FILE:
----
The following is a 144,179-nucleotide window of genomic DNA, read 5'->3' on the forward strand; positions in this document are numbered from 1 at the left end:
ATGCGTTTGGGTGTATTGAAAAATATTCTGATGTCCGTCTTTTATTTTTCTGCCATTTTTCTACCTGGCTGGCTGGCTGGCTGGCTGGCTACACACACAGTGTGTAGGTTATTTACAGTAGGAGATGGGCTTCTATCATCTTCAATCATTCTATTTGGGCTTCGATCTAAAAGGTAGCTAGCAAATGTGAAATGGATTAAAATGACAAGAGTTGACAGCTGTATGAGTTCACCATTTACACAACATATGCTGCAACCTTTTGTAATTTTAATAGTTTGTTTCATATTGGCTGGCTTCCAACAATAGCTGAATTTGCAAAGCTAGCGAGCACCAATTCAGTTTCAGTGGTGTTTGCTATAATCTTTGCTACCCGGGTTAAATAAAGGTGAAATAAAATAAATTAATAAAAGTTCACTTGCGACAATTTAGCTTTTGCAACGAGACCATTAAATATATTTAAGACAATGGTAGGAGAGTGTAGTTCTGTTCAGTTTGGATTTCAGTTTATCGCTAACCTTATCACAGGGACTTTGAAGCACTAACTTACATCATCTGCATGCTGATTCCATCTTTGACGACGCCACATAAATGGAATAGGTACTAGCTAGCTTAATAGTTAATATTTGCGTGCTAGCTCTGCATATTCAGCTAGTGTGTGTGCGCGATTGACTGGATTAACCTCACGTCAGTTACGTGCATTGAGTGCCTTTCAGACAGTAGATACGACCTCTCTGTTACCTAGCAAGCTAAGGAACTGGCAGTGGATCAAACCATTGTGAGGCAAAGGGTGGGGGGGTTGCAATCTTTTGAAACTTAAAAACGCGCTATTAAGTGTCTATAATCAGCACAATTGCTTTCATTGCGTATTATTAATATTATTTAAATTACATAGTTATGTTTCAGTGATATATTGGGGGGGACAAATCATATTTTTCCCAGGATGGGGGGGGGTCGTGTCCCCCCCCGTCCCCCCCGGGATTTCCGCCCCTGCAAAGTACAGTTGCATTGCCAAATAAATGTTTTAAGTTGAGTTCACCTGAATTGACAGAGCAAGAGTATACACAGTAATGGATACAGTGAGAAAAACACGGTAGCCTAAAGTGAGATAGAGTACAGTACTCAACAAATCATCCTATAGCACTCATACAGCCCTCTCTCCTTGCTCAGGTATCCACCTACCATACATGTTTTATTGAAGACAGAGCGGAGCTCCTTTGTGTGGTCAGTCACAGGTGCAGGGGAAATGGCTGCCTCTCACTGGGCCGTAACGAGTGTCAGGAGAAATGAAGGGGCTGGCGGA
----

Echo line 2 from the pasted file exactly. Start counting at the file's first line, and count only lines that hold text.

ATGCGTTTGGGTGTATTGAAAAATATTCTGATGTCCGTCTTTTATTTTTCTGCCATTTTTCTACCTGGCTGGCTGGCTGGCTGGCTGGCTACACACACAGTGTGTAGGTTATTTACAGTAGGAGATGGGCTTCTATCATCTTCAATCATTCTATTTGGGCTTCGATCTAAAAGGTAGCTAGCAAATGTGAAATGGATTAAAATGACAAGAGTTGACAGCTGTATGAGTTCACCATTTACACAACATATGCTGCAACCTTTTGTAATTTTAATAGTTTGTTTCATATTGGCTGGCTTCCAACAATAGCTGAATTTGCAAAGCTAGCGAGCACCAATTCAGTTTCAGTGGTGTTTGCTATAATCTTTGCTACCCGGGTTAAATAAAGGTGAAATAAAATAAATTAATAAAAGTTCACTTGCGACAATTTAGCTTTTGCAACGAGACCATTAAATATATTTAAGACAATGGTAGGAGAGTGTAGTTCTGTTCAGTTTGGATTTCAGTTTATCGCTAACCTTATCACAGGGACTTTGAAGCACTAACTTACATCATCTGCATGCTGATTCCATCTTTGACGACGCCACATAAATGGAATAGGTACTAGCTAGCTTAATAGTTAATATTTGCGTGCTAGCTCTGCATATTCAGCTAGTGTGTGTGCGCGATTGACTGGATTAACCTCACGTCAGTTACGTGCATTGAGTGCCTTTCAGACAGTAGATACGACCTCTCTGTTACCTAGCAAGCTAAGGAACTGGCAGTGGATCAAACCATTGTGAGGCAAAGGGTGGGGGGGTTGCAATCTTTTGAAACTTAAAAACGCGCTATTAAGTGTCTATAATCAGCACAATTGCTTTCATTGCGTATTATTAATATTATTTAAATTACATAGTTATGTTTCAGTGATATATTGGGGGGGACAAATCATATTTTTCCCAGGATGGGGGGGGGTCGTGTCCCCCCCCGTCCCCCCCGGGATTTCCGCCCCTGCAAAGTACAGTTGCATTGCCAAATAAATGTTTTAAGTTGAGTTCACCTGAATTGACAGAGCAAGAGTATACACAGTAATGGATACAGTGAGAAAAACACGGTAGCCTAAAGTGAGATAGAGTACAGTACTCAACAAATCATCCTATAGCACTCATACAGCCCTCTCTCCTTGCTCAGGTATCCACCTACCATACATGTTTTATTGAAGACAGAGCGGAGCTCCTTTGTGTGGTCAGTCACAGGTGCAGGGGAAATGGCTGCCTCTCACTGGGCCGTAACGAGTGTCAGGAGAAATGAAGGGGCTGGCGGA